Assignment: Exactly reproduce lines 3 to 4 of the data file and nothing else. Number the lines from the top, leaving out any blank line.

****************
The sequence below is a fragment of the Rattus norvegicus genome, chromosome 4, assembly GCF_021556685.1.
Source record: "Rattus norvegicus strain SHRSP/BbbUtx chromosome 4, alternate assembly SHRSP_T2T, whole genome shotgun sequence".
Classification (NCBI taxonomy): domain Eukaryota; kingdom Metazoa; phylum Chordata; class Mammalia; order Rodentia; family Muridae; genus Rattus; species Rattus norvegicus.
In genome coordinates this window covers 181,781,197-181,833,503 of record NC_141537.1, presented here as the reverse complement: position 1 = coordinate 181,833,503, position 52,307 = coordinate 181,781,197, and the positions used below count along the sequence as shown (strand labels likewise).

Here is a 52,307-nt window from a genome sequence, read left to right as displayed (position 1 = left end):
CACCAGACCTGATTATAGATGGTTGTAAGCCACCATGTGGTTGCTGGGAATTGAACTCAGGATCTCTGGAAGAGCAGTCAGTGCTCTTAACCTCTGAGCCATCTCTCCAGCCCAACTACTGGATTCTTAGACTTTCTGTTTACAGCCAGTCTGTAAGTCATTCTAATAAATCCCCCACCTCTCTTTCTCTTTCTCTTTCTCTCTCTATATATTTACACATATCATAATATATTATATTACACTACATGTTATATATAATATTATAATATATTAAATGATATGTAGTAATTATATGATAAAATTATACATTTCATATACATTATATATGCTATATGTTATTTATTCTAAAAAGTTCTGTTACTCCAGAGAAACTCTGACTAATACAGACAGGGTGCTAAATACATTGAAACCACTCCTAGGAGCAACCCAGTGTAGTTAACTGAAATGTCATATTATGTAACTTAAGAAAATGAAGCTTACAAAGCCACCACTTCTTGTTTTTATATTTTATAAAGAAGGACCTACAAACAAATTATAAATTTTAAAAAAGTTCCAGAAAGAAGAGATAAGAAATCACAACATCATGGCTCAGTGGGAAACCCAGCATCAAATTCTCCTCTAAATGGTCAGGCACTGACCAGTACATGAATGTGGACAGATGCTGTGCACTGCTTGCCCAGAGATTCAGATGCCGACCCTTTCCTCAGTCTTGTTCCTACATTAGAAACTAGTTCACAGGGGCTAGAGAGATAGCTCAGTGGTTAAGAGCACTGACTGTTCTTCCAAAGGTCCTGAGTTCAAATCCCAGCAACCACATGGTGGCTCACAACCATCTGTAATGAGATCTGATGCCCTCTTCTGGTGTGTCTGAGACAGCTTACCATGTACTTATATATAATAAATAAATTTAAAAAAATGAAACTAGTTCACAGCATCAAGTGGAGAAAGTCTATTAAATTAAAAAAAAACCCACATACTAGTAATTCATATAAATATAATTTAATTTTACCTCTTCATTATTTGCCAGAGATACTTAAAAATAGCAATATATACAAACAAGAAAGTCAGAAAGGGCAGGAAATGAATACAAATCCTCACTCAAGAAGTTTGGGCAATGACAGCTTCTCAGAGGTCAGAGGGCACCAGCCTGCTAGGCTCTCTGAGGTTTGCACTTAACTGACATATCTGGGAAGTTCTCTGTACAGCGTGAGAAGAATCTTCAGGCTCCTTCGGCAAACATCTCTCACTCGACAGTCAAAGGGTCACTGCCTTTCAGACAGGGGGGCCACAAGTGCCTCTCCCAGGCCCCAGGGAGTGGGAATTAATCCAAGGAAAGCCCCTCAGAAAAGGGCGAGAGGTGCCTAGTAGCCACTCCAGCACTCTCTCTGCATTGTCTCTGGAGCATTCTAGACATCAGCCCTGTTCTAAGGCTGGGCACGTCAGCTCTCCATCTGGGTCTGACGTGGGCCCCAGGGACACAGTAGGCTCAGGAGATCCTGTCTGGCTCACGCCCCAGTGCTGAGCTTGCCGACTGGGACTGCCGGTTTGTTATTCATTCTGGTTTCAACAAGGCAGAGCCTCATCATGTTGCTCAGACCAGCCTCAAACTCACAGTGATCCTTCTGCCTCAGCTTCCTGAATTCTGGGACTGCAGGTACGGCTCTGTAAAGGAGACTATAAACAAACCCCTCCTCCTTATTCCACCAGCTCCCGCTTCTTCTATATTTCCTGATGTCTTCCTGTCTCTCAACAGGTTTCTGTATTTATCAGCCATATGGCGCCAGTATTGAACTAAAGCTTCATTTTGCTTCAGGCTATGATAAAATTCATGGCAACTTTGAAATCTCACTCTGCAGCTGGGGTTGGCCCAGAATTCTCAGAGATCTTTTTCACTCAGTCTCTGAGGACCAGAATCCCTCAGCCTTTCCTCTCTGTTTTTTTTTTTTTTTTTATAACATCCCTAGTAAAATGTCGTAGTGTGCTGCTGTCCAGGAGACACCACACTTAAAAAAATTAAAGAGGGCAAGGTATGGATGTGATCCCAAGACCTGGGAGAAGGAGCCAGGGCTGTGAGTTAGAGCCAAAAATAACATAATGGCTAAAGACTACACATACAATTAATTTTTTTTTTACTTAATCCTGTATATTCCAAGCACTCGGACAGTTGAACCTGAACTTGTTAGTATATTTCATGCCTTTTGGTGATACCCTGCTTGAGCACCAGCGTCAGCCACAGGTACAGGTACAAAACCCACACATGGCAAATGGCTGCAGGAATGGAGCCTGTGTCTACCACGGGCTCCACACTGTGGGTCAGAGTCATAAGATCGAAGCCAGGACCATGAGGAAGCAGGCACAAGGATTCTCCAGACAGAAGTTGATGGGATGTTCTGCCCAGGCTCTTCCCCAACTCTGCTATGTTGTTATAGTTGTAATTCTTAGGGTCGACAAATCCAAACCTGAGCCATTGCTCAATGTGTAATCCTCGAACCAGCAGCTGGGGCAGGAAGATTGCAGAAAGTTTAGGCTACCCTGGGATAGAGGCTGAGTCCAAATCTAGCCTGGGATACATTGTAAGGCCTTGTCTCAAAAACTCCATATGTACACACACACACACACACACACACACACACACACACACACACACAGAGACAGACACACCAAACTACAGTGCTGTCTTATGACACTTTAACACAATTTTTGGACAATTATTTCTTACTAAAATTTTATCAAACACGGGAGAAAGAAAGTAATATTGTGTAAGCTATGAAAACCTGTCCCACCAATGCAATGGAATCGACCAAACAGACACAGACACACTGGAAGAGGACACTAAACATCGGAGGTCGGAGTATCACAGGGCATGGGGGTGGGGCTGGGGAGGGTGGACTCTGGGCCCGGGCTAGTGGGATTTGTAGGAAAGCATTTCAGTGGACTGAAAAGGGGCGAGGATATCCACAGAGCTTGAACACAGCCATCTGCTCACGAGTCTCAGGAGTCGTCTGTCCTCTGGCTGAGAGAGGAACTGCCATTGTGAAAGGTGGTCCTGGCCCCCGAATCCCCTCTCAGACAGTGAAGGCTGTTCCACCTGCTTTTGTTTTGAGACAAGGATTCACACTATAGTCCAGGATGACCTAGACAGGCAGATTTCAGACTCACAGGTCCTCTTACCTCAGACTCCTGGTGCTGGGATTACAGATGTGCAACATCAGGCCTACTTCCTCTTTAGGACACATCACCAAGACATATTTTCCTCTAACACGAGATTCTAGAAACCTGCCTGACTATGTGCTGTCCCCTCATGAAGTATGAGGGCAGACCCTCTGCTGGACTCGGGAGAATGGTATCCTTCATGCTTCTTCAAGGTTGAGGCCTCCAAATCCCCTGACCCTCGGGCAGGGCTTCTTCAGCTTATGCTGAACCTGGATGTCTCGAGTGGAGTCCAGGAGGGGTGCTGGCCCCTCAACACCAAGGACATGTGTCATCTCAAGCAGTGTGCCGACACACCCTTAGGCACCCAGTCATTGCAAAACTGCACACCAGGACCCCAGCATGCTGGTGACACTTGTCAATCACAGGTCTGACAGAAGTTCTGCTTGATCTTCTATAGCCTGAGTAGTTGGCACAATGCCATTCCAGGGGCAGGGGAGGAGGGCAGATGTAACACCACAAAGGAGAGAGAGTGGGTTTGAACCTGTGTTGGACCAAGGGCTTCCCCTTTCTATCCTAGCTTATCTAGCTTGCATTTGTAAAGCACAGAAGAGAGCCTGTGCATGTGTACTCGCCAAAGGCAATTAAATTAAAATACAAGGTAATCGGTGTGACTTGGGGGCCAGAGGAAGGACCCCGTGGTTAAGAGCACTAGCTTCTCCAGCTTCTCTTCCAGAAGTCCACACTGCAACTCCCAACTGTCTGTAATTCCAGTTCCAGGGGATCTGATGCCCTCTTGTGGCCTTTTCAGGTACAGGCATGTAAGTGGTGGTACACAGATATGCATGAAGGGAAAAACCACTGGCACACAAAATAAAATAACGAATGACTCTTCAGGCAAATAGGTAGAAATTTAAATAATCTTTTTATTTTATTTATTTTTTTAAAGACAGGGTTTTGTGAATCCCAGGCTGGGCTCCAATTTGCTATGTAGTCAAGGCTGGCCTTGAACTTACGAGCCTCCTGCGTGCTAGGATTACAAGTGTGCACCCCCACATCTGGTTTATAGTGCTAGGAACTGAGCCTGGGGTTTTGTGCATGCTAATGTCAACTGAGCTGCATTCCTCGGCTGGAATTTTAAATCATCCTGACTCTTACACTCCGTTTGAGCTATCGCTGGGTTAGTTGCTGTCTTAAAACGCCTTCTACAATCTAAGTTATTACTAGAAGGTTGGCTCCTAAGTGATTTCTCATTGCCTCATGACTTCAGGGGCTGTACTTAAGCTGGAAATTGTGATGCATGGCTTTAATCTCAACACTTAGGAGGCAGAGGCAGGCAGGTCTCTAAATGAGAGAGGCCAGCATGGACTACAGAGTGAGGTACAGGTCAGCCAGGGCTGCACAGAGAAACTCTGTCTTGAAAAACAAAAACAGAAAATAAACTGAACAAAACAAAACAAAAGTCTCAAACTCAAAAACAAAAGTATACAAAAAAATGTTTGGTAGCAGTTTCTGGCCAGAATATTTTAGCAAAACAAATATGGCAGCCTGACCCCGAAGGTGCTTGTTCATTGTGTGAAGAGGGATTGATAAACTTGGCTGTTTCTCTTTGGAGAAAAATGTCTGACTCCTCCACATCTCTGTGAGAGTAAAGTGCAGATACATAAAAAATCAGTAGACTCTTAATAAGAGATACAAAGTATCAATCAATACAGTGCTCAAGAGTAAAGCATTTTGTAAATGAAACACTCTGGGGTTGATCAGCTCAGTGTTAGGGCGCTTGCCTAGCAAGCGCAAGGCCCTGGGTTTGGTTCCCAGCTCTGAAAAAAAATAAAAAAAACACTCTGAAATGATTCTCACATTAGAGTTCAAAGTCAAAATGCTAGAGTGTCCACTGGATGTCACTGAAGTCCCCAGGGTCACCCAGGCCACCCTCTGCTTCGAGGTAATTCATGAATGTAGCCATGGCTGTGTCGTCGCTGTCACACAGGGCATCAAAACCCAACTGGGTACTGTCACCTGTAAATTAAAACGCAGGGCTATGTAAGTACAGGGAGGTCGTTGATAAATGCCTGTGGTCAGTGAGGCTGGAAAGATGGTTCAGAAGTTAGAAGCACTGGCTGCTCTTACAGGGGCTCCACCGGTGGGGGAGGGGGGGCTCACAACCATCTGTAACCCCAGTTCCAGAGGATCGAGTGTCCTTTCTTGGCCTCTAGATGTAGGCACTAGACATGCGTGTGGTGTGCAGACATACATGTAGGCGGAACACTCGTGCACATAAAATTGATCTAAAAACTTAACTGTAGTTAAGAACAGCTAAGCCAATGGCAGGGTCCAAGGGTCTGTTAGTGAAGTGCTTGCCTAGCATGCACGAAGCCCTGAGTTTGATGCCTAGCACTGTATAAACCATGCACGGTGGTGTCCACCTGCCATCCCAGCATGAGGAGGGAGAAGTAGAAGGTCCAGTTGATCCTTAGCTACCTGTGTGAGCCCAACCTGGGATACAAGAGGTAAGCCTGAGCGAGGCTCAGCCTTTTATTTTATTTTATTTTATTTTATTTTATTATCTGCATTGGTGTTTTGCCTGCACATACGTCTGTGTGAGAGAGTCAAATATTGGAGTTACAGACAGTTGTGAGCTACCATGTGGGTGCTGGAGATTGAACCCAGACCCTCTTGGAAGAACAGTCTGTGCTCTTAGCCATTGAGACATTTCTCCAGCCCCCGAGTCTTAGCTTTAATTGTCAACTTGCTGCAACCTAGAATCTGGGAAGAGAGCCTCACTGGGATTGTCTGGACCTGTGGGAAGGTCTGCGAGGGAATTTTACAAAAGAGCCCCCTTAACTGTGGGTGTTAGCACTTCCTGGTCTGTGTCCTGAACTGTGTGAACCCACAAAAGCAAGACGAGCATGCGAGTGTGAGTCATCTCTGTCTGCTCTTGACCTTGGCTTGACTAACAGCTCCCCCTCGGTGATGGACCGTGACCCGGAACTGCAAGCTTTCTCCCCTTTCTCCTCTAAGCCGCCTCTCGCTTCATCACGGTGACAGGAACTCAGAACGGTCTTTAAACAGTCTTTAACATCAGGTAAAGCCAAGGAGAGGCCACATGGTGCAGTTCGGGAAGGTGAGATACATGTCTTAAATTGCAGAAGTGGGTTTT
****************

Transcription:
Classification (NCBI taxonomy): domain Eukaryota; kingdom Metazoa; phylum Chordata; class Mammalia; order Rodentia; family Muridae; genus Rattus; species Rattus norvegicus.
In genome coordinates this window covers 181,781,197-181,833,503 of record NC_141537.1, presented here as the reverse complement: position 1 = coordinate 181,833,503, position 52,307 = coordinate 181,781,197, and the positions used below count along the sequence as shown (strand labels likewise).